Steve Buri, president of Discovery Institute, seized the opportunity of the May 19 dinner event and its focus on creating a school system for the current century to agree that the Granger accomplishment merited the first Innovations in Education Award and that the dinner was the appropriate venue.

Discovery Institute's American Center for Transforming Education works with state legislators, policymakers and those involved directly in education to promote systemic change to the nation's education system.

The motivation in Granger to create the attendance-incentive program was the nagging awareness for educators and parents there, as in every economically challenged area, that absenteeism is a key factor in kids failing to succeed in school as well as their becoming prime targets for gang recruitment.

Sanchez worked to create a belief among faculty and staff that full attendance was possible and put encouragement, support and incentives in place for students. She did that by putting together a year-end drawing for five iPads for students with perfect attendance and promoted the program with posters around school.

The year-end awards promotion was accompanied by signage proclaiming "every quarter you are in school every day you will receive fabulous prizes."

The motivation to recognize the achievement with the new Innovations in Education award was the realization on the part of Discovery Institute and the rest of the team of companies involved with the award that significant education change will only come if attention is focused on new ideas that are producing noteworthy change.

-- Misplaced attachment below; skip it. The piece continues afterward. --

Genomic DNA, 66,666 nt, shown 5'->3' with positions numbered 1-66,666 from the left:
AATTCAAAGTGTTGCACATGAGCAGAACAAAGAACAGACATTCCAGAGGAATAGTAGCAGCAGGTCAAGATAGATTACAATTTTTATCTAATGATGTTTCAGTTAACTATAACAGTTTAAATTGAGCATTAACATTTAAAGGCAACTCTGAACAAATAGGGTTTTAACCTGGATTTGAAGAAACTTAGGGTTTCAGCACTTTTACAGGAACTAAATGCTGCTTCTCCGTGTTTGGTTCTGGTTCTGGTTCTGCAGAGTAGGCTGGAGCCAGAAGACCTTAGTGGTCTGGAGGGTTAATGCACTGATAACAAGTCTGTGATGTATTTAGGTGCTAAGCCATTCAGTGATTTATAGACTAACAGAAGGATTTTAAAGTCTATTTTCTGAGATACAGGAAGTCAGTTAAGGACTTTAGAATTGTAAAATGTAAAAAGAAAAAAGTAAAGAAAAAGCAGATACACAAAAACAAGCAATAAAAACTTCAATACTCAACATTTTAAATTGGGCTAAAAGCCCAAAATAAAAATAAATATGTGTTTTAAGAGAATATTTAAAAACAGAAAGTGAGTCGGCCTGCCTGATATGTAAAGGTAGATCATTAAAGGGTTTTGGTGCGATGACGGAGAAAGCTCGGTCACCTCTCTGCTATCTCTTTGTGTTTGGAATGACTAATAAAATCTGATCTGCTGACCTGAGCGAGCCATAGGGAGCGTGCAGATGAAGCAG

Wheaton said she was sure that going forward there will be an effort to measure academic results from the attendance improvement, but added last year already paid a dividend in that it"was the first in many years that the entire district met standard in all areas of the state bilingual test - the Washington English Language Proficiency Exam."

It's worth focusing on the fact that while the public education system is under challenge from forces seeking to bring about necessary changes to curriculum and structure, the Granger story is evidence that essential change can come about through new vision within the current system as well as from external forces.

The panel conversation I will be moderating following the award presentation May 19 event will feature:

--Don Nielsen, who served eight years on the Seattle School Board and has written a book called Every School that has gotten national attention:;

--Bob Hughes, a member of the state Board of Education and former Corporate Director of Education Relations for Boeing.

-- Paul T. Hill, founder of the Center on Reinventing Public Education and Research Professor at UW-Bothell, whose focus is on re-missioning states and school districts to promote school performance, school choice and innovation, finance and productivity; and improving rural schools.